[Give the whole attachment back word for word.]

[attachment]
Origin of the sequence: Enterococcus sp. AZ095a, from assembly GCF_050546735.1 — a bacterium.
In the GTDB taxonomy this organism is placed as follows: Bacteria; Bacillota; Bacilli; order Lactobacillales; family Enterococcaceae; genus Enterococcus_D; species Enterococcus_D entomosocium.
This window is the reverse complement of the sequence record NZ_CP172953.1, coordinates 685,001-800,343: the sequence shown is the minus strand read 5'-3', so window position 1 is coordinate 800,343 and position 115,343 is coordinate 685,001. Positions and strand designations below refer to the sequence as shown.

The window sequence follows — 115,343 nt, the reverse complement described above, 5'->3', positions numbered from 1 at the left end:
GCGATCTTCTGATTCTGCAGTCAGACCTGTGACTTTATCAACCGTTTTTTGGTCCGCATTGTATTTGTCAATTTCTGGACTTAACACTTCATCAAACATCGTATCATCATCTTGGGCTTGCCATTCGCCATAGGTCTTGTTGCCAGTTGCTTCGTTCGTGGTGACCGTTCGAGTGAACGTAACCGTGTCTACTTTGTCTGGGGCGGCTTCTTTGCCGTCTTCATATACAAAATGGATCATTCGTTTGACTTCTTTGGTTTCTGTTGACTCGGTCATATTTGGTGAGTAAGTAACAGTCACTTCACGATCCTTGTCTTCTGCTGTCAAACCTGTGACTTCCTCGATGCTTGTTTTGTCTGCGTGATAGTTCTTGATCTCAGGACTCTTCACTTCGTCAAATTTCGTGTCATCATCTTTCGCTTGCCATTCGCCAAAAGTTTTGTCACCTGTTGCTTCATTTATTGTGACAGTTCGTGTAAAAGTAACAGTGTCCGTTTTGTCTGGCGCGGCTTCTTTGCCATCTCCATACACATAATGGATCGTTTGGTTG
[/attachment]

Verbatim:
Origin of the sequence: Enterococcus sp. AZ095a, from assembly GCF_050546735.1 — a bacterium.
In the GTDB taxonomy this organism is placed as follows: Bacteria; Bacillota; Bacilli; order Lactobacillales; family Enterococcaceae; genus Enterococcus_D; species Enterococcus_D entomosocium.
This window is the reverse complement of the sequence record NZ_CP172953.1, coordinates 685,001-800,343: the sequence shown is the minus strand read 5'-3', so window position 1 is coordinate 800,343 and position 115,343 is coordinate 685,001. Positions and strand designations below refer to the sequence as shown.

The window sequence follows — 115,343 nt, the reverse complement described above, 5'->3', positions numbered from 1 at the left end:
GCGATCTTCTGATTCTGCAGTCAGACCTGTGACTTTATCAACCGTTTTTTGGTCCGCATTGTATTTGTCAATTTCTGGACTTAACACTTCATCAAACATCGTATCATCATCTTGGGCTTGCCATTCGCCATAGGTCTTGTTGCCAGTTGCTTCGTTCGTGGTGACCGTTCGAGTGAACGTAACCGTGTCTACTTTGTCTGGGGCGGCTTCTTTGCCGTCTTCATATACAAAATGGATCATTCGTTTGACTTCTTTGGTTTCTGTTGACTCGGTCATATTTGGTGAGTAAGTAACAGTCACTTCACGATCCTTGTCTTCTGCTGTCAAACCTGTGACTTCCTCGATGCTTGTTTTGTCTGCGTGATAGTTCTTGATCTCAGGACTCTTCACTTCGTCAAATTTCGTGTCATCATCTTTCGCTTGCCATTCGCCAAAAGTTTTGTCACCTGTTGCTTCATTTATTGTGACAGTTCGTGTAAAAGTAACAGTGTCCGTTTTGTCTGGCGCGGCTTCTTTGCCATCTCCATACACATAATGGATCGTTTGGTTG